Emergency medicine in Australian medical student education

By Clarabella Liew, Daryl Cheng & Jasmine Koh | Volume 4, Issue 1 2013

“The best way to predict the future is to invent it.” Alan Kay Introduction As the coalface of Australian healthcare, Emergency Medicine (EM) faces the growing healthcare challenges of the wider community. Today, these challenges form a unique ‘triple whammy’ – overseeing the implementation of the National Emergency Access Target (NEAT) or “4-hr rule”, in [...]  Read More →

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Fiction and psychiatry: The tale of a forgotten teacher

By Karan Makhija | Volume 4, Issue 1 2013

“Wherever the art of medicine is loved, there is also a love of humanity.” -Hippocrates Reading this declaration today, conjures an unsettling, or almost unpleasant feeling that this once foundational concept may today be lost in time.  A ‘love for humanity’, whilst still lingering in the minds of some clinicians has been largely side-lined by [...]  Read More →

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Legalising medical cannabis in Australia

By Hamish R Smith | Volume 4, Issue 1 2013

Introduction Cannabis was first used in China around 6,000 years ago and is one of the oldest psychotropic drugs known to man. [1] There are several species of cannabis, the most common are Cannabis sativa, Cannabis indica and Cannabis ruderalis. [2] The two main products that are derived from cannabis are, hashish – the thick [...]  Read More →

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The history of breast cancer surgery: Halsted’s radical mastectomy and beyond

By Rebecca E Young | Volume 4, Issue 1 2013

Breast cancer is common. One in eight Australian women will be diagnosed by the time they turn 85, and it has been estimated that this year in Australia approximately 14,600 women will receive the diagnosis, around 40 women each day. [1] A significant proportion will undergo surgery, mostly as the first means of treatment. Over [...]  Read More →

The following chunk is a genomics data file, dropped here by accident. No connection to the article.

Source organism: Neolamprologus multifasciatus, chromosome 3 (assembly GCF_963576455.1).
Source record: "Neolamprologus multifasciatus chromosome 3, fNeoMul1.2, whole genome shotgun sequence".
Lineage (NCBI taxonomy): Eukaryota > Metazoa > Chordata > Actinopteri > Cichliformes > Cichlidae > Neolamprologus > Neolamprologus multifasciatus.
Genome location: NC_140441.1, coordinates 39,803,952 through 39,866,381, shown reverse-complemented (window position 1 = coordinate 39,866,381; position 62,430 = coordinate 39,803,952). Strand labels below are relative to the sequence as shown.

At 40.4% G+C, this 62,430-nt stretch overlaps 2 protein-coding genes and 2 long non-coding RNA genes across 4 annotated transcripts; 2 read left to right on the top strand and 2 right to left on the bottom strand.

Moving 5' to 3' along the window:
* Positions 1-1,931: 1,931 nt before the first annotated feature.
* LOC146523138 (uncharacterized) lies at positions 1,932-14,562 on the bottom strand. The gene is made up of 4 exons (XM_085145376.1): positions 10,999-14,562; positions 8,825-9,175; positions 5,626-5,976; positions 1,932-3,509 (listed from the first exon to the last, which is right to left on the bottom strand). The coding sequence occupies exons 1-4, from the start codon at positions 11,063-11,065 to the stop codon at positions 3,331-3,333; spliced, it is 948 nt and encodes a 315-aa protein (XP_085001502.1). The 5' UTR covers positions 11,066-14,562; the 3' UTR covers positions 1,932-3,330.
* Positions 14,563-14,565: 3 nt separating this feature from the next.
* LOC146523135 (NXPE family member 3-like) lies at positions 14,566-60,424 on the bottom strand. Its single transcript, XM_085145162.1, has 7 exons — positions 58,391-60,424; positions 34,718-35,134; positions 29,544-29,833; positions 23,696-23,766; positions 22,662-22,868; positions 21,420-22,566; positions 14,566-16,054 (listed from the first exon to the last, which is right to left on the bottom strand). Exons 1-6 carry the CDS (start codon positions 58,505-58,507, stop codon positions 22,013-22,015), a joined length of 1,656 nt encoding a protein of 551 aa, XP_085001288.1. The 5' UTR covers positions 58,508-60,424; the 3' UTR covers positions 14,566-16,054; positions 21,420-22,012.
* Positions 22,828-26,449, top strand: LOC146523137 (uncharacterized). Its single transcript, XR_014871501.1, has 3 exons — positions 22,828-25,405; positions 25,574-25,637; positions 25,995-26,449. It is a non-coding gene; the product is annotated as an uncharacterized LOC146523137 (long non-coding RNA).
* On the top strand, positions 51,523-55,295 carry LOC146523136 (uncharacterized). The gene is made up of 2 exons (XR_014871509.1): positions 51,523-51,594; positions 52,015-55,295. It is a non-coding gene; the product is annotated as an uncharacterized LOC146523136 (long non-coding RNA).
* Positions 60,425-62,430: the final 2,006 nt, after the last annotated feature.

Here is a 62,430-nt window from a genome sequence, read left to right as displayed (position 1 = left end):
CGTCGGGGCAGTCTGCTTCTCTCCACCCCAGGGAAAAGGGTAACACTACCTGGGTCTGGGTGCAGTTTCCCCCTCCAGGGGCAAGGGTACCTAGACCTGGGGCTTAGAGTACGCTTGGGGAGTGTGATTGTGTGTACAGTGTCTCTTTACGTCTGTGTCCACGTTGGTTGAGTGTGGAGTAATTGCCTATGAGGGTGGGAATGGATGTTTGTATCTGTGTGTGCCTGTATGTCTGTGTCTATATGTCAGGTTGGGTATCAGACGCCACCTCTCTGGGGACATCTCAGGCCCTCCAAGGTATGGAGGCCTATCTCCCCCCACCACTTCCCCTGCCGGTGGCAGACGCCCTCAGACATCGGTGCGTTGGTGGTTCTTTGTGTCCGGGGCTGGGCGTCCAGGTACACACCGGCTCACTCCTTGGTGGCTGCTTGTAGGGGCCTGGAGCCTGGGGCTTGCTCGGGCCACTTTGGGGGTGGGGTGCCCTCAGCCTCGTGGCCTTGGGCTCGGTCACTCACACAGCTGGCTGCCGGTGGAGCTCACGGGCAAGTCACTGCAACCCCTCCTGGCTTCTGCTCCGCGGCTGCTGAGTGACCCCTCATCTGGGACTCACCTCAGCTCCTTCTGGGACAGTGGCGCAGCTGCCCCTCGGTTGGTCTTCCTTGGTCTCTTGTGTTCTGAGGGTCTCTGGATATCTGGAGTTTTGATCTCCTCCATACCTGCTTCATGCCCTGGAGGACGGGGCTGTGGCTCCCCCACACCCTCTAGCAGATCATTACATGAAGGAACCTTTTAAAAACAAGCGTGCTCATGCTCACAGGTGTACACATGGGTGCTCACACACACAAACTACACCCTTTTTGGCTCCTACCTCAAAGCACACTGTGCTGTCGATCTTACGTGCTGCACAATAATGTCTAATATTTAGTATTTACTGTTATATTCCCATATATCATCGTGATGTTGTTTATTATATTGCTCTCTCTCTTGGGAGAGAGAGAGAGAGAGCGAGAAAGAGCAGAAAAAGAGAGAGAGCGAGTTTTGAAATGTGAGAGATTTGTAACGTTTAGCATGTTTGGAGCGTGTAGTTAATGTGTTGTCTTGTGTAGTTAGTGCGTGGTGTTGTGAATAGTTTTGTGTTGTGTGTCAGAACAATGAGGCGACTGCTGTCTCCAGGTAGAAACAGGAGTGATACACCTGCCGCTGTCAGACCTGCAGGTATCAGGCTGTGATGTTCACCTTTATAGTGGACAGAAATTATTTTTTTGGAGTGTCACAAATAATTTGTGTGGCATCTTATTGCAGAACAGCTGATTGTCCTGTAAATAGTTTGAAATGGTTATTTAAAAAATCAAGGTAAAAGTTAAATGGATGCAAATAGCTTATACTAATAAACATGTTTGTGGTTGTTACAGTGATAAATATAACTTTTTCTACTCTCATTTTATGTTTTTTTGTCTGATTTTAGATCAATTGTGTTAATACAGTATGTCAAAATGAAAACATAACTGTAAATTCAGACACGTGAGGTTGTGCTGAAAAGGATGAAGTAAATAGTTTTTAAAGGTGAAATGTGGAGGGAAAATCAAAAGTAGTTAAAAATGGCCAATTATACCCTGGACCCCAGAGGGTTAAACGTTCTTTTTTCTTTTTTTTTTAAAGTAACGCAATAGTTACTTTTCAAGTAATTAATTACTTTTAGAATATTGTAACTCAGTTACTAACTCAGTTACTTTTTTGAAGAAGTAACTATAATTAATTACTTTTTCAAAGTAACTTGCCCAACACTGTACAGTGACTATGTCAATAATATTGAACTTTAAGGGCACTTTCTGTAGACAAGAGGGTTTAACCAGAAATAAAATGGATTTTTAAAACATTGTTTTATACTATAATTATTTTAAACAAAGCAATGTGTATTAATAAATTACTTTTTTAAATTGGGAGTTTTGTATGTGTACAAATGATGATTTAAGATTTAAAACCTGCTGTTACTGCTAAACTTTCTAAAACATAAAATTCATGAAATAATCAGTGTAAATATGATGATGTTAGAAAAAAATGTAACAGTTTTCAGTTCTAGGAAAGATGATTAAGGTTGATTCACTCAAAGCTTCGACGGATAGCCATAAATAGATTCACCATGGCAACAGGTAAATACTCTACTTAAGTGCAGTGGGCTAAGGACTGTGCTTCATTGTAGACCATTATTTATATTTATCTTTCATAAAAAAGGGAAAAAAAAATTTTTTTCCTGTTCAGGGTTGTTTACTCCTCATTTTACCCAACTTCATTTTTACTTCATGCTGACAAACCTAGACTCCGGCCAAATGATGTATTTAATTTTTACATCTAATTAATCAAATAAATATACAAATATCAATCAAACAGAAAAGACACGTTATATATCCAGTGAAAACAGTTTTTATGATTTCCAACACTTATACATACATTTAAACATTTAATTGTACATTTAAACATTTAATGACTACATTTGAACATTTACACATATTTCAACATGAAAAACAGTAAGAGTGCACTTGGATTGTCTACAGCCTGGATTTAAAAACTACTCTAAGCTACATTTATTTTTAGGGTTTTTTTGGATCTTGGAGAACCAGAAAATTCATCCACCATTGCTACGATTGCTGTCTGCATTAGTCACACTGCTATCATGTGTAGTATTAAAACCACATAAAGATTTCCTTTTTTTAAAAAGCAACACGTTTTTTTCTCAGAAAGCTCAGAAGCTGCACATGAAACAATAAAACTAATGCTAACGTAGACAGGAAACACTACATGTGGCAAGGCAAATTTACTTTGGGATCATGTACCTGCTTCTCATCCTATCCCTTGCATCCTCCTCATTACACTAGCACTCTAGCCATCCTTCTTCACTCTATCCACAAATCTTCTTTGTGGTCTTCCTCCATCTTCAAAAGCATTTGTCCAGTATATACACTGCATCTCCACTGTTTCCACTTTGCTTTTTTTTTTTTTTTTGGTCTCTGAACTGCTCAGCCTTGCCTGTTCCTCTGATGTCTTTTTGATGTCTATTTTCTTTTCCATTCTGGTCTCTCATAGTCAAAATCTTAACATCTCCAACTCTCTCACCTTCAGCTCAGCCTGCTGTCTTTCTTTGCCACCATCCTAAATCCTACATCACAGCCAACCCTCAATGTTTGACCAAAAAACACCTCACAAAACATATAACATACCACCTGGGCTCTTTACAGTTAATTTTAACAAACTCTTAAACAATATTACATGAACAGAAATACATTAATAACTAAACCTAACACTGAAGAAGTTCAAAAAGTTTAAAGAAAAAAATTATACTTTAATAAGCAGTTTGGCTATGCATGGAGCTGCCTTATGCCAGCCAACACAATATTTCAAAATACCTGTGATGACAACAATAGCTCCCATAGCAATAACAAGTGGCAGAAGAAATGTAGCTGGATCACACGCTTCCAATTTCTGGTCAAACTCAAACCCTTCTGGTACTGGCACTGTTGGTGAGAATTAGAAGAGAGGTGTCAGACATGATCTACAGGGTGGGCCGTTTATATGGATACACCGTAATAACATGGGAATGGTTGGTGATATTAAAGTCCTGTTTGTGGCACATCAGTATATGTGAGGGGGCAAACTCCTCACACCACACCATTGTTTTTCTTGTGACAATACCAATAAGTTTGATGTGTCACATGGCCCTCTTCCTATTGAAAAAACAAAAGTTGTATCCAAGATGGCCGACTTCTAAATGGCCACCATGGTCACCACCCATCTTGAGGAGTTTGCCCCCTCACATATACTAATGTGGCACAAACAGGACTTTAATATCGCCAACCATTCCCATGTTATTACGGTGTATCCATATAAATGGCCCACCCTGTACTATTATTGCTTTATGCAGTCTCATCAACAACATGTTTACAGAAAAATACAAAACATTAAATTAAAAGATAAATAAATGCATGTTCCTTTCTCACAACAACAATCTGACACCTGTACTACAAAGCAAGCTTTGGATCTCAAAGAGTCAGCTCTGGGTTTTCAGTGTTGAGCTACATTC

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The role of Aboriginal Community Controlled Health Services in Indigenous health

By Michael Weightman | Volume 4, Issue 1 2013

“Our right to take back responsibility.” Noel Pearson, 2000 [1] This emotive aphorism by Pearson embodies the struggle of Australia’s Indigenous people to gain control of their destiny, which for generations has been wrested from them into the power of governments. Although his statement was primarily directed toward welfare, the same right of responsibility can [...]  Read More →

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Physician Assistants in Australia: the solution to workforce woes?

By Benjamin Powell | Volume 4, Issue 1 2013

This article reviews the potential for Physician Assistants (PAs) within Australia. An introduction to the PA role, training, and relevant history is included, as is motivation for considering implementation of the role within Australia. It specifically addresses the prospect of improving rural and Indigenous health services. The possible impact on other roles within Australia, including [...]  Read More →

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Dealing with futile treatment: A medical student’s perspective

By Michael Li | Volume 3, Issue 2 2012

A 76 year old man with metastatic liver cancer lies feebly in his hospital bed surrounded by family. He’s in cardiac and respiratory failure. Attached to him are multiple lines, cannulas and monitors. There are more machines present than people. Despite this, his breathing is laboured, he’s gaunt, and he is clearly suffering. In a [...]  Read More →

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Burdens lifted, hopes restored

By | Volume 3, Issue 2 2012

During the summer break of our third year of medicine at the University of Tasmania, we decided to embark on an elective at Padhar in India. The country of India fascinated us as an opportunity to experience a very different health care system and to learn more about the Indian culture. Padhar is a small [...]  Read More →

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Bring back the white coats?

By Sara Fraser | Volume 3, Issue 2 2012

Should we bring back the white coat? Is it time for this once-venerated symbol of medicine to re-establish itself amongst a new generation of fledgling practitioners? Or, is this icon of medical apparel nothing more than a potentially dangerous relic of a bygone era? Introduction The white coat has long been a symbol of the [...]  Read More →

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Putting awareness to bed: improving depth of anaesthesia monitoring

By Louise Kostos | Volume 3, Issue 2 2012

Intraoperative awareness and subsequent explicit recall can lead to prolonged psychological damage in patients. There are many methods currently in place to prevent this potentially traumatic phenomenon from occurring. Such methods include identifying haemodynamic changes in the patient, monitoring volatile anaesthetic concentration, and various electroencephalographic algorithms that correlate with a particular level... 

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ISSN (Print): 1837-171X
ISSN (Online): 1837-1728
ABN: 51967802511